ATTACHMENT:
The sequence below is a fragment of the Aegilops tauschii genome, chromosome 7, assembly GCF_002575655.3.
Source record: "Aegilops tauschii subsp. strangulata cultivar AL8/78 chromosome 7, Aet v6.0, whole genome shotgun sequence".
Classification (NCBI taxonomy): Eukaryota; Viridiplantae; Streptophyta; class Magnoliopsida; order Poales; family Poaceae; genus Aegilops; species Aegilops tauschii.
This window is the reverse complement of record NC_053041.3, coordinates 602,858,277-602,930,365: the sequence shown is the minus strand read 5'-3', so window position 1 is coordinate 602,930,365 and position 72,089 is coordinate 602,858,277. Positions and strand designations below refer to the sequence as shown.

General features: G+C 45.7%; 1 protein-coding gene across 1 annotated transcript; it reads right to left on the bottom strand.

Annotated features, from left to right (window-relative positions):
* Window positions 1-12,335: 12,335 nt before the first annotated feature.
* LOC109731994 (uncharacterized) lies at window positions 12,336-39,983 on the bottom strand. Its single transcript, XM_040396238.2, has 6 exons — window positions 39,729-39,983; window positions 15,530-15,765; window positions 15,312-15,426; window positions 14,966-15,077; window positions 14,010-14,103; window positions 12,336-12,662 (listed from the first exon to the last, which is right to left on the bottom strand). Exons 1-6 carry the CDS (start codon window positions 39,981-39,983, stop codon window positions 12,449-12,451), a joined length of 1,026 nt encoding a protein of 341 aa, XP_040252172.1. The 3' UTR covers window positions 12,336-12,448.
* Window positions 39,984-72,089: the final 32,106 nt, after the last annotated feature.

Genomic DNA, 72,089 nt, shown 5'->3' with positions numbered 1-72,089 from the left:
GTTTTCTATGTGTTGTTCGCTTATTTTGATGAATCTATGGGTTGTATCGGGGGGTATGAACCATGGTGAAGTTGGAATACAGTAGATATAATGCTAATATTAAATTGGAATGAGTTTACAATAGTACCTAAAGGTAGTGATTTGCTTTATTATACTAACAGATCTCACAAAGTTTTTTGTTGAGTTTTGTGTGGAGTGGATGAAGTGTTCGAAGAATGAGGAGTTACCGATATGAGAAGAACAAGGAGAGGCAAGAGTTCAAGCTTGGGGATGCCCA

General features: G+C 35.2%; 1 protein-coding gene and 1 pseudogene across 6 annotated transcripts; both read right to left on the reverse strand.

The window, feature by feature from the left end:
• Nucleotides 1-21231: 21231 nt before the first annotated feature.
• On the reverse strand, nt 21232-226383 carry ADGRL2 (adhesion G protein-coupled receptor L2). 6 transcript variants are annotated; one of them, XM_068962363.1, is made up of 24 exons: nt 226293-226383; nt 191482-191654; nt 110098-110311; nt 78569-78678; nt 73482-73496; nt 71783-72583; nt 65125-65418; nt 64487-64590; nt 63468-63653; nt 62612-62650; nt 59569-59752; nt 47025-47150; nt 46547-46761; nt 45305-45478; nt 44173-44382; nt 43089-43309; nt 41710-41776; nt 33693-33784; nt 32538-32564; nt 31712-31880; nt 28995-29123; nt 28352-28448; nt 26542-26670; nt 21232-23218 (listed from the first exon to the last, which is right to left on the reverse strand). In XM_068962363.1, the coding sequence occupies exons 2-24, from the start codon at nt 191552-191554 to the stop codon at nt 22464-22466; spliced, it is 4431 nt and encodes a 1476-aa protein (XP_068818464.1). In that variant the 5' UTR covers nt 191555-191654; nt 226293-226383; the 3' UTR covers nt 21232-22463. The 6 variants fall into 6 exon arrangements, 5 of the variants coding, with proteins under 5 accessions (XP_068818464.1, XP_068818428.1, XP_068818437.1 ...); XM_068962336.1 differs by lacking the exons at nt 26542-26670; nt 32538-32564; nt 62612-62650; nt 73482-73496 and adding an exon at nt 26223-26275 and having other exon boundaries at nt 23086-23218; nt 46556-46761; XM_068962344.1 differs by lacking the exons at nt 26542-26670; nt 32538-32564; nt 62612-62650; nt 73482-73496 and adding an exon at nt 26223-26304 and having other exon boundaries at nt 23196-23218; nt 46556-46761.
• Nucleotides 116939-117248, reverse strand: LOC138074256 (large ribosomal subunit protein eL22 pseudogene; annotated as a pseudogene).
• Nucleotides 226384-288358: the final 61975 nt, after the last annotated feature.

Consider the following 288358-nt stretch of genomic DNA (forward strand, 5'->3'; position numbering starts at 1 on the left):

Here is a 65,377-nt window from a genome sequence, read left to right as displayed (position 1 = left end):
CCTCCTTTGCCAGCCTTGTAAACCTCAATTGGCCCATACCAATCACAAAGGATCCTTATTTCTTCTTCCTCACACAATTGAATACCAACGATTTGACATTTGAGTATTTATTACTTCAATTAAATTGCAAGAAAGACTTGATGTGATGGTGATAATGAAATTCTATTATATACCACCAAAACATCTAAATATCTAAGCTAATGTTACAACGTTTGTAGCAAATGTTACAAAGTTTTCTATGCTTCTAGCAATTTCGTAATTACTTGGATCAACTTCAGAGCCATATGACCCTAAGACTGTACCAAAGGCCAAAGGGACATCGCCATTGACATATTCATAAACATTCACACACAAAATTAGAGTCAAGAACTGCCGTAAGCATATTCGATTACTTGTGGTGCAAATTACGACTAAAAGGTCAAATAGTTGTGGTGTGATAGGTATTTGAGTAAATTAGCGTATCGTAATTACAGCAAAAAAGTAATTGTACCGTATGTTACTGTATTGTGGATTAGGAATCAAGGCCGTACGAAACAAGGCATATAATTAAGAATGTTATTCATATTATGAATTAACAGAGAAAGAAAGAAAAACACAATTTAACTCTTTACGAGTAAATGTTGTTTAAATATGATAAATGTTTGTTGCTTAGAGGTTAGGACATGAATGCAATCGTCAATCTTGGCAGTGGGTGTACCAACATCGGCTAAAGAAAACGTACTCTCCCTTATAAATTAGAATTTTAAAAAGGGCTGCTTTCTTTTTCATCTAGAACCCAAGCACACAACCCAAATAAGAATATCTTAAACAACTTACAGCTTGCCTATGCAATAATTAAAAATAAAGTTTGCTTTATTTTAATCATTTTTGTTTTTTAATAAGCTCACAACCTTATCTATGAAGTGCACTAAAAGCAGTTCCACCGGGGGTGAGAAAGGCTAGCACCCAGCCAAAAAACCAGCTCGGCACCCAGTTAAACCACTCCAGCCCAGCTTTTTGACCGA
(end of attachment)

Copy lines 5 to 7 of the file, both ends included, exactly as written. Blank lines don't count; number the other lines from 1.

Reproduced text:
General features: G+C 45.7%; 1 protein-coding gene across 1 annotated transcript; it reads right to left on the bottom strand.

Annotated features, from left to right (window-relative positions):
* Window positions 1-12,335: 12,335 nt before the first annotated feature.